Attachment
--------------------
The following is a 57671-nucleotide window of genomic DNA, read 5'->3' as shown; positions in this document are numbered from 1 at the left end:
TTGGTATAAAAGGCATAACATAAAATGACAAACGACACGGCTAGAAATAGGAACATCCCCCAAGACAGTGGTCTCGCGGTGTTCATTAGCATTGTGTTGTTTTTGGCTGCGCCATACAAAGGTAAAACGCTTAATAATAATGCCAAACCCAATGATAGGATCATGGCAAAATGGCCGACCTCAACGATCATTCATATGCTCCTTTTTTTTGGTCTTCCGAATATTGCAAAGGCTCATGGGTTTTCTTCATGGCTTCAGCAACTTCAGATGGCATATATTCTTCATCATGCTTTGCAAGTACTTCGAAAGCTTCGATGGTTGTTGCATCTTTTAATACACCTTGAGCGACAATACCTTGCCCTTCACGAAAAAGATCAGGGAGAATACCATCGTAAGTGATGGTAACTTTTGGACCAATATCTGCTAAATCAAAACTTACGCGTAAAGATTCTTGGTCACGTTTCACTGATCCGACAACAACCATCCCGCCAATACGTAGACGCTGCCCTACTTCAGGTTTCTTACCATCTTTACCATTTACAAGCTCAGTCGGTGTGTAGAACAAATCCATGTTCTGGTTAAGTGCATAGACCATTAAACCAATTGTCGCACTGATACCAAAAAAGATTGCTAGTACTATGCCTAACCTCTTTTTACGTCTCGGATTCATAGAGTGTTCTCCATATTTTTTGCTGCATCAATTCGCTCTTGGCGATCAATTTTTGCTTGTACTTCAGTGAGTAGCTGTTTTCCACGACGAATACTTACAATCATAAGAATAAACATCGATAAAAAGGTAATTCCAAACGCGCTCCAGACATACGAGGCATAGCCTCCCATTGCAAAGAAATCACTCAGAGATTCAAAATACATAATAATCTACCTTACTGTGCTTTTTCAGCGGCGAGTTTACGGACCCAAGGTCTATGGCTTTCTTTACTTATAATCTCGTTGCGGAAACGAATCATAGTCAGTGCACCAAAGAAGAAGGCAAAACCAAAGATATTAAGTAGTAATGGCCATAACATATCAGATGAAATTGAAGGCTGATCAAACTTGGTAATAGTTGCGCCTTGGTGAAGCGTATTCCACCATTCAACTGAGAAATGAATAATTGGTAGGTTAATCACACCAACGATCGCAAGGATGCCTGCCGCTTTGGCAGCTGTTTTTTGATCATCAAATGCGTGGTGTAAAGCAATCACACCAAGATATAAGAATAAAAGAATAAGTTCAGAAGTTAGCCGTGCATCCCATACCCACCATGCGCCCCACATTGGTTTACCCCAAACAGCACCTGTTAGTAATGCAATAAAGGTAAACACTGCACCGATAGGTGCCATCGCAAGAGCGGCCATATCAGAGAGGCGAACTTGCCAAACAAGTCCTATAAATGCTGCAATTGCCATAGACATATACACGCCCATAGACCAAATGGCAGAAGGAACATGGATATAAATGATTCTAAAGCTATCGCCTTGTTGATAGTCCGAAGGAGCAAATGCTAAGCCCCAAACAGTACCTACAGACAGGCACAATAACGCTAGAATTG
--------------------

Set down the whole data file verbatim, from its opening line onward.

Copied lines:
The following is a 57671-nucleotide window of genomic DNA, read 5'->3' as shown; positions in this document are numbered from 1 at the left end:
TTGGTATAAAAGGCATAACATAAAATGACAAACGACACGGCTAGAAATAGGAACATCCCCCAAGACAGTGGTCTCGCGGTGTTCATTAGCATTGTGTTGTTTTTGGCTGCGCCATACAAAGGTAAAACGCTTAATAATAATGCCAAACCCAATGATAGGATCATGGCAAAATGGCCGACCTCAACGATCATTCATATGCTCCTTTTTTTTGGTCTTCCGAATATTGCAAAGGCTCATGGGTTTTCTTCATGGCTTCAGCAACTTCAGATGGCATATATTCTTCATCATGCTTTGCAAGTACTTCGAAAGCTTCGATGGTTGTTGCATCTTTTAATACACCTTGAGCGACAATACCTTGCCCTTCACGAAAAAGATCAGGGAGAATACCATCGTAAGTGATGGTAACTTTTGGACCAATATCTGCTAAATCAAAACTTACGCGTAAAGATTCTTGGTCACGTTTCACTGATCCGACAACAACCATCCCGCCAATACGTAGACGCTGCCCTACTTCAGGTTTCTTACCATCTTTACCATTTACAAGCTCAGTCGGTGTGTAGAACAAATCCATGTTCTGGTTAAGTGCATAGACCATTAAACCAATTGTCGCACTGATACCAAAAAAGATTGCTAGTACTATGCCTAACCTCTTTTTACGTCTCGGATTCATAGAGTGTTCTCCATATTTTTTGCTGCATCAATTCGCTCTTGGCGATCAATTTTTGCTTGTACTTCAGTGAGTAGCTGTTTTCCACGACGAATACTTACAATCATAAGAATAAACATCGATAAAAAGGTAATTCCAAACGCGCTCCAGACATACGAGGCATAGCCTCCCATTGCAAAGAAATCACTCAGAGATTCAAAATACATAATAATCTACCTTACTGTGCTTTTTCAGCGGCGAGTTTACGGACCCAAGGTCTATGGCTTTCTTTACTTATAATCTCGTTGCGGAAACGAATCATAGTCAGTGCACCAAAGAAGAAGGCAAAACCAAAGATATTAAGTAGTAATGGCCATAACATATCAGATGAAATTGAAGGCTGATCAAACTTGGTAATAGTTGCGCCTTGGTGAAGCGTATTCCACCATTCAACTGAGAAATGAATAATTGGTAGGTTAATCACACCAACGATCGCAAGGATGCCTGCCGCTTTGGCAGCTGTTTTTTGATCATCAAATGCGTGGTGTAAAGCAATCACACCAAGATATAAGAATAAAAGAATAAGTTCAGAAGTTAGCCGTGCATCCCATACCCACCATGCGCCCCACATTGGTTTACCCCAAACAGCACCTGTTAGTAATGCAATAAAGGTAAACACTGCACCGATAGGTGCCATCGCAAGAGCGGCCATATCAGAGAGGCGAACTTGCCAAACAAGTCCTATAAATGCTGCAATTGCCATAGACATATACACGCCCATAGACCAAATGGCAGAAGGAACATGGATATAAATGATTCTAAAGCTATCGCCTTGTTGATAGTCCGAAGGAGCAAATGCTAAGCCCCAAACAGTACCTACAGACAGGCACAATAACGCTAGAATTG